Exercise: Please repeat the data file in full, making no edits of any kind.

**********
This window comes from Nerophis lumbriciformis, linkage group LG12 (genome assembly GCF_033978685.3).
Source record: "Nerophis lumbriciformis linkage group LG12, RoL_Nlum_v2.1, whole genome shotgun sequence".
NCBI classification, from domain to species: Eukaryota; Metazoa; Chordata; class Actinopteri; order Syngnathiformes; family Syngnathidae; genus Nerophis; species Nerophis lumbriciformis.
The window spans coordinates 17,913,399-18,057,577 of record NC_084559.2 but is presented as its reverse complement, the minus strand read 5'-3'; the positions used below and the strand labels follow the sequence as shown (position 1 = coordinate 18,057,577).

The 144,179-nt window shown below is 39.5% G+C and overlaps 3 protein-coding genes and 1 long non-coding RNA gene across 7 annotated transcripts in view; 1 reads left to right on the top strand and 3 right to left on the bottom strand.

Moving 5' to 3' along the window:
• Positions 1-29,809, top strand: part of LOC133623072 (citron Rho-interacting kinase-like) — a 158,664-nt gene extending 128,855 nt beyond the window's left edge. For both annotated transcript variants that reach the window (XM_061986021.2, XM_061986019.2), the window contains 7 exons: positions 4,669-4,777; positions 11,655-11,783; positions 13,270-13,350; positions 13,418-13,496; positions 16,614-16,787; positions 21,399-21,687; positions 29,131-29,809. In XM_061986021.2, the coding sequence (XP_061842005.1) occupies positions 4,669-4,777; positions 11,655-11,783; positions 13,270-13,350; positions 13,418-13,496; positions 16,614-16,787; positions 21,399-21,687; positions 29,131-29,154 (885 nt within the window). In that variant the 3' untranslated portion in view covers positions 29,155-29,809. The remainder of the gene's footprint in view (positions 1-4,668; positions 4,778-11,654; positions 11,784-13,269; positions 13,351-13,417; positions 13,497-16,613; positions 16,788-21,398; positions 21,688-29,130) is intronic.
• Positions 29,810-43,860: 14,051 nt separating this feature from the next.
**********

This window comes from Nerophis lumbriciformis, linkage group LG12 (genome assembly GCF_033978685.3).
Source record: "Nerophis lumbriciformis linkage group LG12, RoL_Nlum_v2.1, whole genome shotgun sequence".
NCBI classification, from domain to species: Eukaryota; Metazoa; Chordata; class Actinopteri; order Syngnathiformes; family Syngnathidae; genus Nerophis; species Nerophis lumbriciformis.
The window spans coordinates 17,913,399-18,057,577 of record NC_084559.2 but is presented as its reverse complement, the minus strand read 5'-3'; the positions used below and the strand labels follow the sequence as shown (position 1 = coordinate 18,057,577).

The 144,179-nt window shown below is 39.5% G+C and overlaps 3 protein-coding genes and 1 long non-coding RNA gene across 7 annotated transcripts in view; 1 reads left to right on the top strand and 3 right to left on the bottom strand.

Moving 5' to 3' along the window:
• Positions 1-29,809, top strand: part of LOC133623072 (citron Rho-interacting kinase-like) — a 158,664-nt gene extending 128,855 nt beyond the window's left edge. For both annotated transcript variants that reach the window (XM_061986021.2, XM_061986019.2), the window contains 7 exons: positions 4,669-4,777; positions 11,655-11,783; positions 13,270-13,350; positions 13,418-13,496; positions 16,614-16,787; positions 21,399-21,687; positions 29,131-29,809. In XM_061986021.2, the coding sequence (XP_061842005.1) occupies positions 4,669-4,777; positions 11,655-11,783; positions 13,270-13,350; positions 13,418-13,496; positions 16,614-16,787; positions 21,399-21,687; positions 29,131-29,154 (885 nt within the window). In that variant the 3' untranslated portion in view covers positions 29,155-29,809. The remainder of the gene's footprint in view (positions 1-4,668; positions 4,778-11,654; positions 11,784-13,269; positions 13,351-13,417; positions 13,497-16,613; positions 16,788-21,398; positions 21,688-29,130) is intronic.
• Positions 29,810-43,860: 14,051 nt separating this feature from the next.